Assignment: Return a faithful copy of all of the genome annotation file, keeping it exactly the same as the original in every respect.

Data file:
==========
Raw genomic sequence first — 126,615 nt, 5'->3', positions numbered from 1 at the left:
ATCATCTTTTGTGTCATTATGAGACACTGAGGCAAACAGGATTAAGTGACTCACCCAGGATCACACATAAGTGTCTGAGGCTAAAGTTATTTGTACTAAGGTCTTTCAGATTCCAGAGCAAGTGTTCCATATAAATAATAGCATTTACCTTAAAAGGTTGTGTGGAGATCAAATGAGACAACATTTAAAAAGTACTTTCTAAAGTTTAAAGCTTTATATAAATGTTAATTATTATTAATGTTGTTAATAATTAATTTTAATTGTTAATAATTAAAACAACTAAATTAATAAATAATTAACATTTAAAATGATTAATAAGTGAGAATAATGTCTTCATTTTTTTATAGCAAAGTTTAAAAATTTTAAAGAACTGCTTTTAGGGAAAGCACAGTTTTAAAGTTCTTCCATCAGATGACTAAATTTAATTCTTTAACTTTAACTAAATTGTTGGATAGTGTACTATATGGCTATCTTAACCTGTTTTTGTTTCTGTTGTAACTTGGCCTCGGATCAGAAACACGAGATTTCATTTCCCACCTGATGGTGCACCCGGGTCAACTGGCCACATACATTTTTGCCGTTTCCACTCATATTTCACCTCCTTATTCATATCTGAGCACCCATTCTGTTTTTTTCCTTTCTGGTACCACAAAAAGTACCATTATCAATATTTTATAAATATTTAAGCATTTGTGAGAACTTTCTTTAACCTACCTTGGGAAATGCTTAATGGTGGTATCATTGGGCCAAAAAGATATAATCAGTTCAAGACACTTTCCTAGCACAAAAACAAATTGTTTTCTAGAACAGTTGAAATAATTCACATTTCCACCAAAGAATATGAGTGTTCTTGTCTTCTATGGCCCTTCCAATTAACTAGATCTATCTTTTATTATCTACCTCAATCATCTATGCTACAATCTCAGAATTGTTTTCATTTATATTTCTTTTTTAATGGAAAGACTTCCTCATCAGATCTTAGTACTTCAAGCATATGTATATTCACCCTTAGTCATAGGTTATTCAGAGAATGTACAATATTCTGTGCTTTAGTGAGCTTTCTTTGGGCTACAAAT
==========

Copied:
Raw genomic sequence first — 126,615 nt, 5'->3', positions numbered from 1 at the left:
ATCATCTTTTGTGTCATTATGAGACACTGAGGCAAACAGGATTAAGTGACTCACCCAGGATCACACATAAGTGTCTGAGGCTAAAGTTATTTGTACTAAGGTCTTTCAGATTCCAGAGCAAGTGTTCCATATAAATAATAGCATTTACCTTAAAAGGTTGTGTGGAGATCAAATGAGACAACATTTAAAAAGTACTTTCTAAAGTTTAAAGCTTTATATAAATGTTAATTATTATTAATGTTGTTAATAATTAATTTTAATTGTTAATAATTAAAACAACTAAATTAATAAATAATTAACATTTAAAATGATTAATAAGTGAGAATAATGTCTTCATTTTTTTATAGCAAAGTTTAAAAATTTTAAAGAACTGCTTTTAGGGAAAGCACAGTTTTAAAGTTCTTCCATCAGATGACTAAATTTAATTCTTTAACTTTAACTAAATTGTTGGATAGTGTACTATATGGCTATCTTAACCTGTTTTTGTTTCTGTTGTAACTTGGCCTCGGATCAGAAACACGAGATTTCATTTCCCACCTGATGGTGCACCCGGGTCAACTGGCCACATACATTTTTGCCGTTTCCACTCATATTTCACCTCCTTATTCATATCTGAGCACCCATTCTGTTTTTTTCCTTTCTGGTACCACAAAAAGTACCATTATCAATATTTTATAAATATTTAAGCATTTGTGAGAACTTTCTTTAACCTACCTTGGGAAATGCTTAATGGTGGTATCATTGGGCCAAAAAGATATAATCAGTTCAAGACACTTTCCTAGCACAAAAACAAATTGTTTTCTAGAACAGTTGAAATAATTCACATTTCCACCAAAGAATATGAGTGTTCTTGTCTTCTATGGCCCTTCCAATTAACTAGATCTATCTTTTATTATCTACCTCAATCATCTATGCTACAATCTCAGAATTGTTTTCATTTATATTTCTTTTTTAATGGAAAGACTTCCTCATCAGATCTTAGTACTTCAAGCATATGTATATTCACCCTTAGTCATAGGTTATTCAGAGAATGTACAATATTCTGTGCTTTAGTGAGCTTTCTTTGGGCTACAAAT